The Association for the Prevention of Torture , facilitated a three-day training to members of the Fiji Human Rights and Anti-Discrimination Commission and the Fiji Corrections Service on the United Nations Standard Minimum Rules for the Treatment of Prisoners and on the purpose and procedure of inspections of places of detention.
Over the course of the three-day training, held from 23-25 October, 17 participants engaged in practical exercises to consider best international practices for the treatment of prisoners together with the conduct of and principles that apply to inspections of prisons and places of detention.
Deputy Commissioner for Corrections, Apimeleki Taukei said, “The Fiji Corrections Service is grateful for this tripartite partnership between UNDP, FHRADC and Fiji Corrections Service in delivering further training on the minimum standards under the Mandela Rules to our personnel.”
He added, “We trust that this partnership will develop into more fruitful future arrangements.”
The collaborative approach between the Corrections Service and the FHRADC in undertaking the training led to a dynamic workshop delivered by Vice President of APT, Michael Kellett, wherein the participating organizations considered the content of potential protocols to facilitate the undertaking of inspections at places of detention.
“We are very happy at APT to continue our long association with Fiji and to be able to help support the criminal justice agencies here in their programme of implementing international standards and developing their personnel. It’s encouraging that the participants at this week’s workshop have been enthusiastic and engaged. We are all looking forward to watching them put what they have learned into practice,” said Kellet.
The participants also considered the application of the United Nations Convention against Torture and Other Cruel, Inhuman or Degrading Treatment or Punishment in Fiji in the lead up to the Universal Periodic Review in Geneva next month. In this regard, the participants considered the specific needs of vulnerable persons deprived of their liberty to include persons with disabilities, members of the LGBTIQ community, children and the elderly.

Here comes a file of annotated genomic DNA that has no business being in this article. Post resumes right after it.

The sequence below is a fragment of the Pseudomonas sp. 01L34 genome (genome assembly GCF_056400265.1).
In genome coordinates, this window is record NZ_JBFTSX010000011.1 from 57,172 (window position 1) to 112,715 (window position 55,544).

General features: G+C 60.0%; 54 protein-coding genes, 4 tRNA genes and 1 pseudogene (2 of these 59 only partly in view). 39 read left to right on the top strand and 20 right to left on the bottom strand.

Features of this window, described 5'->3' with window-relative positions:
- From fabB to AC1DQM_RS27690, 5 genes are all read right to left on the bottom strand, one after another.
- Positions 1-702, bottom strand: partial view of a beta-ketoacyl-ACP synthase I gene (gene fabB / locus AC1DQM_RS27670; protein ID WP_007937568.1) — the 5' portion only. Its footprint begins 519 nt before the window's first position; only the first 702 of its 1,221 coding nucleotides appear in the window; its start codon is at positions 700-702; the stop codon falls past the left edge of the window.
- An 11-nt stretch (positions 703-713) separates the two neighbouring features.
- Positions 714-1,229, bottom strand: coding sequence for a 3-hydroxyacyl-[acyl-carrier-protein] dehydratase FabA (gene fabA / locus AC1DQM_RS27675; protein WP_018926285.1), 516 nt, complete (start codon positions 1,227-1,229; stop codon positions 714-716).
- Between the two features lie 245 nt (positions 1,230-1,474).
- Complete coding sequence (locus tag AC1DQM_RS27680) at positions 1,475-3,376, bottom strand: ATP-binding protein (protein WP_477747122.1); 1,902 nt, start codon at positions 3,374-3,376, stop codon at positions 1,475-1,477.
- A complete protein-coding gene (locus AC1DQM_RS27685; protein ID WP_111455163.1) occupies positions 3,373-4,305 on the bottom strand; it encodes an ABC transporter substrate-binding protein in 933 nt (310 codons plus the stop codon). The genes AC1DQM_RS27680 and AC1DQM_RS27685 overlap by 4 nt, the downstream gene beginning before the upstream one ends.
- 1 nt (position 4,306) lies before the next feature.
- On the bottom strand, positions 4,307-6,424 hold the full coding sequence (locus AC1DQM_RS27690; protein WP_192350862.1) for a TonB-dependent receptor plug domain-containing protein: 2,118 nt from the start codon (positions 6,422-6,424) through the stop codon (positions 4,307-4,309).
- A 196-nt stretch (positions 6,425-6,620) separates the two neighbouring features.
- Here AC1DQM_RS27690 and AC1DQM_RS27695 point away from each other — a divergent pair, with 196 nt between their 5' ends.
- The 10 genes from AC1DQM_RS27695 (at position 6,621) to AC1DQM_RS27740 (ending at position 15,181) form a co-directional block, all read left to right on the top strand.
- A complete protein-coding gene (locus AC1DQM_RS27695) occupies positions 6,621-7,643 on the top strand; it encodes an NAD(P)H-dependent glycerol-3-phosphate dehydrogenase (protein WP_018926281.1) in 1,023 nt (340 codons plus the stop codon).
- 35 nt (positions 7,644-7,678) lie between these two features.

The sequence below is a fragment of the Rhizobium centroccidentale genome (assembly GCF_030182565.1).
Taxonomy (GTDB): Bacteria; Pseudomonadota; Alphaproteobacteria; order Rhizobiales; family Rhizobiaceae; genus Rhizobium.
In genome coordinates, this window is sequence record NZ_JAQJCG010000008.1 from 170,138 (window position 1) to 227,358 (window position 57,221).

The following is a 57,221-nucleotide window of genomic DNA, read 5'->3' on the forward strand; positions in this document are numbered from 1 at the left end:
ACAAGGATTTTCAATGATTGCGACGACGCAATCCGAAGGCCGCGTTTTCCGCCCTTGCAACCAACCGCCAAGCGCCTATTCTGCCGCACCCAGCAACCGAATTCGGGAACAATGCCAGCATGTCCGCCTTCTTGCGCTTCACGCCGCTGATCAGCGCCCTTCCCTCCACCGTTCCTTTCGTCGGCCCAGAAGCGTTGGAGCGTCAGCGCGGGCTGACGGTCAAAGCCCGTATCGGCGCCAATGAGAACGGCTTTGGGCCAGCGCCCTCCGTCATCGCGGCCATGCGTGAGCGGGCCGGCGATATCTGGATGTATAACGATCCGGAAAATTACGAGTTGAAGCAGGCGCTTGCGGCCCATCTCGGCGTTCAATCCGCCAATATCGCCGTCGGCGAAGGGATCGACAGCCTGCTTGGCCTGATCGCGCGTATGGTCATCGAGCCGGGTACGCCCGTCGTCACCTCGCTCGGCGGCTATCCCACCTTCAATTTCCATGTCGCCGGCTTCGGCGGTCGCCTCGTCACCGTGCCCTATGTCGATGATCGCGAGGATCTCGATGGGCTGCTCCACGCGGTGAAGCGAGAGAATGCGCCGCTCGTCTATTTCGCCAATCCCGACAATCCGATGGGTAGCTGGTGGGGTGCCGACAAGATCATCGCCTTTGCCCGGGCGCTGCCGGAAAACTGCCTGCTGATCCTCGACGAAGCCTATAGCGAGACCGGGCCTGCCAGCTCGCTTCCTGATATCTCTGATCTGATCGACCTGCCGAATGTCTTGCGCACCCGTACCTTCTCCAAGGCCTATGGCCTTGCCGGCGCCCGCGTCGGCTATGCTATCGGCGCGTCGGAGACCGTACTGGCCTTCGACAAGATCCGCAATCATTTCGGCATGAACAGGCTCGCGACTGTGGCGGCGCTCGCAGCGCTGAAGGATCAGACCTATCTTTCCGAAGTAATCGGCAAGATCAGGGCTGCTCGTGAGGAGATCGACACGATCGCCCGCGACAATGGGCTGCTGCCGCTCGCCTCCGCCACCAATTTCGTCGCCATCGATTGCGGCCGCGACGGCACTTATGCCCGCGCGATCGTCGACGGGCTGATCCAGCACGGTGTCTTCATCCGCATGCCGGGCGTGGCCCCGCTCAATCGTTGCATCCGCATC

FHRADC Director, Ashwin Raj said, “The Human Rights and Anti-Discrimination Commission will continue to constructively engage with the Fiji Corrections Service in ensuring that places and conditions of detention including the procedures of inspection are consistent with human rights, human dignity and non-discrimination and is in consonance with international best practice such as the United Nations Standard Minimum Rules for the Treatment of Prisoners (Mandela Rules).”
He added, “The training is part of our continuous efforts in ensuring that Fiji continues to meet its obligations under the UN Convention Against Torture.”
The training was supported under the Fiji Access to Justice Project, which is funded by the European Unionand implemented by the United Nations Development Programme. The project, implemented from 2016 to 2021, aims at improving the functioning of the justice system in Fiji and improving access to justice for the population, in particular for the less privileged and most vulnerable people.
The Ambassador and Head of the European Union Delegation for the Pacific, His Excellency Sujiro Seam said, “Globally, the fight against torture is one of the long-standing priorities for the EU; we actively work with the UN bodies and national partners to prevent and eradicate all forms of torture and ill-treatment worldwide. This is an excellent initiative of the Corrections Service and FHRADC, and we would encourage broadening this initiative in Fiji to ensure access to justice for all and achieve Sustainable Development Goal 16 Peace, Justice and Strong Institutions.”
“UNDP is happy to support the Fiji Corrections Service and the Fiji Human Rights and Anti-Discrimination Commission in their collaboration on this important issue, and for enhancing dialogue and cooperation within the justice sector for the purpose of delivering access to justice for all Fijians.”
This initiative aims to support the achievement of Sustainable Development Goals with focus on Goal 16, which is commitment to promote peaceful and inclusive societies for sustainable development, provide access to justice for all and build eﬀective, accountable and inclusive institutions at all levels. It also supports the Goal 5, which is commitment to achieve gender equality and empowerment of all women and girls.